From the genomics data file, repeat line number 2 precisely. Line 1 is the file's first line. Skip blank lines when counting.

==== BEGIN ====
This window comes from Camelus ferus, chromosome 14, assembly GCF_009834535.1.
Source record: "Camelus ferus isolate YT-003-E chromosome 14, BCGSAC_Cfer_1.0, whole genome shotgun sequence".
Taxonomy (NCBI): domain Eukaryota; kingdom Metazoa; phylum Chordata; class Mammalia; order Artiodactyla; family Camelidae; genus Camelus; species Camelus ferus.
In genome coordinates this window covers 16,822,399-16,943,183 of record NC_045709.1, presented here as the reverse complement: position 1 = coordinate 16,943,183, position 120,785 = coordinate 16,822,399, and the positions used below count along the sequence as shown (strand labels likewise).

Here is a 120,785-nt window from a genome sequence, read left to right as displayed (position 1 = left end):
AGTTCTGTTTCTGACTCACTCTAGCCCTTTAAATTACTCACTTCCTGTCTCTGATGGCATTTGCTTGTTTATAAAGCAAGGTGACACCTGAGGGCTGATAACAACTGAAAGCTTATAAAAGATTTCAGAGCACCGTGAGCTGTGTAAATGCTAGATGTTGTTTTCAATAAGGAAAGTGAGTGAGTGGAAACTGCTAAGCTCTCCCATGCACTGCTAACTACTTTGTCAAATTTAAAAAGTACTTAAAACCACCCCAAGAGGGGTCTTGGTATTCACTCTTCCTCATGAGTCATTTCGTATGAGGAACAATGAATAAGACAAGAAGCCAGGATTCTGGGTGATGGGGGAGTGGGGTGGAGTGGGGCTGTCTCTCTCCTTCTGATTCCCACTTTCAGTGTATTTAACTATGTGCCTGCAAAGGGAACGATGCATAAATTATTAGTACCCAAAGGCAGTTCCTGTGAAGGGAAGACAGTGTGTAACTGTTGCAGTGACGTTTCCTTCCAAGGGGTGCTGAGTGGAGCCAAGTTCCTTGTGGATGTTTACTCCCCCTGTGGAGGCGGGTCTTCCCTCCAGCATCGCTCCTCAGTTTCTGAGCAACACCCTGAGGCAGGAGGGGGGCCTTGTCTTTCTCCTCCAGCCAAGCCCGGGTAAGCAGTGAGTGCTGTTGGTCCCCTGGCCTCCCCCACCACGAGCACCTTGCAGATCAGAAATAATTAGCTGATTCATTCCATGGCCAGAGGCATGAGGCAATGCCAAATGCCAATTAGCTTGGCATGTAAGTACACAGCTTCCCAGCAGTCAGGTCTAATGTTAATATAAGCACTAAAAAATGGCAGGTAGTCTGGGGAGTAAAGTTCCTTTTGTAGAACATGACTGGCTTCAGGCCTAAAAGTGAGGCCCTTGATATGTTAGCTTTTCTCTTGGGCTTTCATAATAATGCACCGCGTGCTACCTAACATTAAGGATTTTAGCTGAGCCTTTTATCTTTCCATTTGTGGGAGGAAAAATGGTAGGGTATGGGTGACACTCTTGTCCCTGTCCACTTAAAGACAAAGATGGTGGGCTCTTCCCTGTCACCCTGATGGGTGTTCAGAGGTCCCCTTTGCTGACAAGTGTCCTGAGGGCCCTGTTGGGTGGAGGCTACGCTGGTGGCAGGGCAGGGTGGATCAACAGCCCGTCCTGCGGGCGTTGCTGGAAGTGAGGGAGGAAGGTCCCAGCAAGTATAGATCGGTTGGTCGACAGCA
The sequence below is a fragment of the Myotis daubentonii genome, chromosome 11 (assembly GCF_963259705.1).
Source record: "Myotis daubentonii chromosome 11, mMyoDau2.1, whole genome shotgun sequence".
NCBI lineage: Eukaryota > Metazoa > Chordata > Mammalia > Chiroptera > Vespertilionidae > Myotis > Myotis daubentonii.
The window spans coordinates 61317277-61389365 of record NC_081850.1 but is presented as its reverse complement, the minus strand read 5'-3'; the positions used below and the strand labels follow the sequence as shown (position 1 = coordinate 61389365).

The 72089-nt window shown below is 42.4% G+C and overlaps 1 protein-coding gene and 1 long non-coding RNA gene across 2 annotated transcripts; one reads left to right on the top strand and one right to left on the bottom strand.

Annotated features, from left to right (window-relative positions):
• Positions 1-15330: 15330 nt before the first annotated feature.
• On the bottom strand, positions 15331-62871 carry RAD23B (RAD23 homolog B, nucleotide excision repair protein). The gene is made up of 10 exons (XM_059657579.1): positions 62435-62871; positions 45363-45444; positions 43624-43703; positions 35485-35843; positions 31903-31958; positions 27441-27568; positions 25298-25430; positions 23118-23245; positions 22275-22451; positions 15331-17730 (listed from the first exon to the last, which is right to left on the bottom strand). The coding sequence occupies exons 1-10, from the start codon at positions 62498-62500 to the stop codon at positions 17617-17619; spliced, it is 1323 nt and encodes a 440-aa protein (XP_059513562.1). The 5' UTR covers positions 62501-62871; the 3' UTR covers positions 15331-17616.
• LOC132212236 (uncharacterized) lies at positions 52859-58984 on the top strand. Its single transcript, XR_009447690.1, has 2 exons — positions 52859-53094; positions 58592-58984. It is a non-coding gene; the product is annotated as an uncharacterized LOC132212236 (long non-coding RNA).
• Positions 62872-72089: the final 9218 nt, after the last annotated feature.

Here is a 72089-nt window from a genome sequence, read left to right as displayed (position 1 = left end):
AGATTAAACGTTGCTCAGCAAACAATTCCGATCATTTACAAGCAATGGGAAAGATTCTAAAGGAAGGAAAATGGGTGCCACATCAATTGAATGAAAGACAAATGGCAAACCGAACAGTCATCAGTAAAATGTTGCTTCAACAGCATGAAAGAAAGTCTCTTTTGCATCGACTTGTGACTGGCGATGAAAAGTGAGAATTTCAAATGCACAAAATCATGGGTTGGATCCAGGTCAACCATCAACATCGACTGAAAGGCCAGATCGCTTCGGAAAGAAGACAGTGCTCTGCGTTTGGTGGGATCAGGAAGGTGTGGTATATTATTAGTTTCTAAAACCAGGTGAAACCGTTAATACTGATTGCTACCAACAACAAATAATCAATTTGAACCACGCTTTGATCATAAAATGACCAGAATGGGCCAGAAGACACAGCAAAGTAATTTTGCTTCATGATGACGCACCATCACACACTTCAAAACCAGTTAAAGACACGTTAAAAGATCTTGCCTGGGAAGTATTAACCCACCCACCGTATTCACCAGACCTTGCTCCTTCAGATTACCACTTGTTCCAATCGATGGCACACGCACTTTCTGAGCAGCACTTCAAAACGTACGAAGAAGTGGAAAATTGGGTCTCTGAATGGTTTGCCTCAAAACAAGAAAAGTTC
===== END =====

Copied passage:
Source record: "Camelus ferus isolate YT-003-E chromosome 14, BCGSAC_Cfer_1.0, whole genome shotgun sequence".